an e-mail message, the user could still be vulnerable to exploitation of this vulnerability through
the Web-based attack scenario.
In a Web-based attack scenario, an attacker could host a Web site that contains a Web page that is
used to exploit this vulnerability. In addition, compromised Web sites and Web sites that accept or
host user-provided content or advertisements could contain specially crafted content that could
exploit this vulnerability. In all cases, however, an attacker would have no way to force users to
visit these Web sites. Instead, an attacker would have to persuade users to visit the Web site,
typically by getting them to click a link in an e-mail message or Instant Messenger message that
takes users to the attacker’s Web site.
An attacker who successfully exploited this vulnerability could gain the same user rights as the
local user. Users whose accounts are configured to have fewer user rights on the system could be
less impacted than users who operate with administrative user rights.

Suggested Reading:


Network Security Superheroes Battle Threats in “The Realm”


On the Digital Earth, a new breed of criminal has emerged for battle with network security, to ensure these viscous attackers don’t stand a chance, a select team of Cisco engineers were appointed to develop the ultimate digital crime fighting organization… Do you dare to enter “The Realm”?


“The Realm” is a completely virtual campaign that projects superhero qualities to not only the heroes in flashy costumes (or products) but also the engineers, the backbone of network security products, who convey a mastermind-like quality when designing the ammunition needed to battle such network threats as: Botnets, Malware, Spam and Intruders.

The campaign aims motivate and inspire a new generation of network professionals, as well as seasoned engineers, in a language and visual expression that is entertaining and they can relate to. Positivity and encouragement are crucial in this economy and “The Realm” reminds us that IT professionals can be the heroes of the future.

The Realm, Episode 1

The webisode series is tied to an ongoing Human Network campaign, which Cisco has been laying the ground work for years, to communicate that the network is what makes our digital lives and visual networking possible. The notion that Cisco is purely an enterprise company is hardly the case these days and while “The Realm” focuses on network security at the enterprise level, it is also an example of what Cisco is doing to defer this perception.

Long past are the days of metal marketing. Do you remember seeing a metal box on a poster paired with a short slogan? Metal marketing please meet “The Realm.” The first two webisodes are live at realm. A third episode will be released later this month and the finale will be released leading up to the RSA security conference in late April.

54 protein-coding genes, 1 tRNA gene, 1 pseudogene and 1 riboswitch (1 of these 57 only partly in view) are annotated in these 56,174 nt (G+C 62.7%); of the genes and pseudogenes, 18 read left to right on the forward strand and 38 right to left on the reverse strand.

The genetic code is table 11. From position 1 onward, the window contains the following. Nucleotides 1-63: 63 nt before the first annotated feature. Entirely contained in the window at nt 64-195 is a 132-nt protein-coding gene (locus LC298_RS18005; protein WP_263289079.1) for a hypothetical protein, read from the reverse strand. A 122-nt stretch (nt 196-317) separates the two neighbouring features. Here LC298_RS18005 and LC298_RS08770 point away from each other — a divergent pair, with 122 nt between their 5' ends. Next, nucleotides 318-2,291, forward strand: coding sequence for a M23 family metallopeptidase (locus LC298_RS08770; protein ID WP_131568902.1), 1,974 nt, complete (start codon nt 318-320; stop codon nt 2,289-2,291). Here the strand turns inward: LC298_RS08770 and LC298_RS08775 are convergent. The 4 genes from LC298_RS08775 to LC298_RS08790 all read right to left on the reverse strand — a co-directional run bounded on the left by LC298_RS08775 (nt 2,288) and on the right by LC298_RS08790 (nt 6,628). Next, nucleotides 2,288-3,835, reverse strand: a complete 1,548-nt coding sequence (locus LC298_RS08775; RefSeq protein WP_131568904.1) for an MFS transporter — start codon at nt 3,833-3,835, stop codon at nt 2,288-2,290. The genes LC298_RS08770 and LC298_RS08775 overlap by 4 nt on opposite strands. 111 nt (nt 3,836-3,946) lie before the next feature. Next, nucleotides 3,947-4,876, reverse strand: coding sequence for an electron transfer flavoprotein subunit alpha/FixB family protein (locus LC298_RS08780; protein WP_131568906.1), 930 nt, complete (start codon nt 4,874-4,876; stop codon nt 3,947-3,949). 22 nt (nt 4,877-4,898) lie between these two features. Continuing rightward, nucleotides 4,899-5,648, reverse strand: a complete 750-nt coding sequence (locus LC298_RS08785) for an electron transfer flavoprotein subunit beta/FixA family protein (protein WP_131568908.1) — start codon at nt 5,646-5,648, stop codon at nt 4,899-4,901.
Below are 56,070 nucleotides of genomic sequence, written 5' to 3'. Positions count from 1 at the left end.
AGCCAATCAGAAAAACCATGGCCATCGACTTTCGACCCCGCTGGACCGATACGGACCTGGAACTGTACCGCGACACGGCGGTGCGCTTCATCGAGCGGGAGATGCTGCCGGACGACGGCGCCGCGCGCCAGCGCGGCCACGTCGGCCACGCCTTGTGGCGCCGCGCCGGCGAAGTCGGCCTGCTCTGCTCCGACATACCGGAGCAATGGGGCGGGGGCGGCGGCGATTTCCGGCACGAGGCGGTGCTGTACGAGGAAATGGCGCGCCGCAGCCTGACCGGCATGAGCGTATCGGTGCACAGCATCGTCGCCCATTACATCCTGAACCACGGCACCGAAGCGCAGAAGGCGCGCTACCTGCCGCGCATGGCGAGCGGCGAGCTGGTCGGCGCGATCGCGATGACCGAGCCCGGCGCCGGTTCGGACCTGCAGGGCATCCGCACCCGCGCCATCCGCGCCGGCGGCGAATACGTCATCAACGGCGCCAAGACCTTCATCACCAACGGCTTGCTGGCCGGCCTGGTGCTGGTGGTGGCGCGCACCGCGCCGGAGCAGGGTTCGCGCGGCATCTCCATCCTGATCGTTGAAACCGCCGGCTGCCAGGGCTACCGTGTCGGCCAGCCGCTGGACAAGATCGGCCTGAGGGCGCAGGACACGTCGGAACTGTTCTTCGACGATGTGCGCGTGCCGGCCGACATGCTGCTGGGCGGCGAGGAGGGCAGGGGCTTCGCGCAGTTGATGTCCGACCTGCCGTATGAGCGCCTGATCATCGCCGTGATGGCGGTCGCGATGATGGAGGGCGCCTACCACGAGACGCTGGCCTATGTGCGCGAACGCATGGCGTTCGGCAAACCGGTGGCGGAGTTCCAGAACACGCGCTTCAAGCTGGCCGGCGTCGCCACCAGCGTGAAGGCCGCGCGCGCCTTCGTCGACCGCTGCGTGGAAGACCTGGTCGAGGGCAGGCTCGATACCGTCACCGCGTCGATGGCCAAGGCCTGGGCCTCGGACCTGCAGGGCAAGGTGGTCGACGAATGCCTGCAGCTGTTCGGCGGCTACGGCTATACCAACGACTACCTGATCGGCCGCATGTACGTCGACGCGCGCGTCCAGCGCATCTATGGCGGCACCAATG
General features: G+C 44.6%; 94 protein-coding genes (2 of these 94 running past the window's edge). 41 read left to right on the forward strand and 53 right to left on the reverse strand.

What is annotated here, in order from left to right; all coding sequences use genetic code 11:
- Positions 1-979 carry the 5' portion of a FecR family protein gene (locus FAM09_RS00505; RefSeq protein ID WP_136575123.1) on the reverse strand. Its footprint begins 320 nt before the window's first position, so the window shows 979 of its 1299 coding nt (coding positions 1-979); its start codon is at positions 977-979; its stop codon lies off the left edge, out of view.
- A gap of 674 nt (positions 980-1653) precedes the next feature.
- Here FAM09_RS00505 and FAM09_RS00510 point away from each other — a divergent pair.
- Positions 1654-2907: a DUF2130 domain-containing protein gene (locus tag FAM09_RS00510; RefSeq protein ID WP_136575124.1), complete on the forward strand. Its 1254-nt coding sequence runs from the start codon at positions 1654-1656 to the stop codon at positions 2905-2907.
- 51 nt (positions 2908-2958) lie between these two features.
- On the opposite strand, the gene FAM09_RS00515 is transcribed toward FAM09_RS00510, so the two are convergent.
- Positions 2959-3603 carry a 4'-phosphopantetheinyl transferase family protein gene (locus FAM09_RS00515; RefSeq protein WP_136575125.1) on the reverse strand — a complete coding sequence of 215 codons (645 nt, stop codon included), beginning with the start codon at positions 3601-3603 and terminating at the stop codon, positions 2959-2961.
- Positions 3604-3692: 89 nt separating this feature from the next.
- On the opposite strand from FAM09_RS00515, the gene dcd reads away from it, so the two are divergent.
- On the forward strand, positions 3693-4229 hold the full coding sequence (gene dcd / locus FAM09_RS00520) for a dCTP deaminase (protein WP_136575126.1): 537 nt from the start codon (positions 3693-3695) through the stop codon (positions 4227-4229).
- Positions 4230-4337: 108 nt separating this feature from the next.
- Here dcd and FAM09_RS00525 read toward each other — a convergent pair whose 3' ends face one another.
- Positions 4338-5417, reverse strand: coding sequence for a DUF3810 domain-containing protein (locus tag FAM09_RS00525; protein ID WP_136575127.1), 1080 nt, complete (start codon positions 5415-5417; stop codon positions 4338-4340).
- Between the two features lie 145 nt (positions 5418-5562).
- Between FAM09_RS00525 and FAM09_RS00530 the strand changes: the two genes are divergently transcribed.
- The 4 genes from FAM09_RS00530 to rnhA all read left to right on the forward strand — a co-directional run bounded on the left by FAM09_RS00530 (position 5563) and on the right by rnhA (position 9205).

The mission of “The Realm” superheroes is to assure the safety and security of every citizen on the human network. Here are your heroes and the superpowers the own to protect you:

Defender Trace
1. Splits into multiple forms to monitor sectors simultaneously
2. Superhuman data analyzation
3. Protects the Realm perimeter and all traffic ways

Defender Wall
1. Energy wave force field
2. Super strength to enforce network access
3. Extrasensory authentication abilities

Defender Vixa
1. Manipulates sound waves to create physical forces
2. Subliminal encryption powers
3. Light-speed response to detected threats

Defender Jux
1. SensorBase Control
2. Headquarters shield protection
3. Genious analyzation of threat conspiracies

The Realm, Episode 2

The Realm, Episode 3

The Realm, Episode 4

Is there an area of technology you feel deserves superhero attention?

You can interact more with “The Realm” heroes on Facebook, where they each host their own page: Defender Trace, Defender Wall, Defender Vixa, Defender Jux

Click here to learn more about how Cisco provides visual networking for consumers and we invite you to join our conversation on Twitter and Facebook.

Cisco Packet Tracer 4.1

Packet Tracer 4.1 is a standalone, medium-fidelity, simulation-based learning environment for networking novices to design, configure, and troubleshoot computer networks at a CCNA-level of complexity. Packet Tracer supports student and instructor creation of simulations, visualizations, and animations of networking phenomena. Like any simulation, Packet Tracer 4.1 relies on a simplified model of networking devices and protocols. However, real computer networks remain the benchmark for understanding network behavior. Packet Tracer was created to help address the “digital divide” in networking education, where many students and teachers lack access to equipment, bandwidth, and interactive modes of learning networking.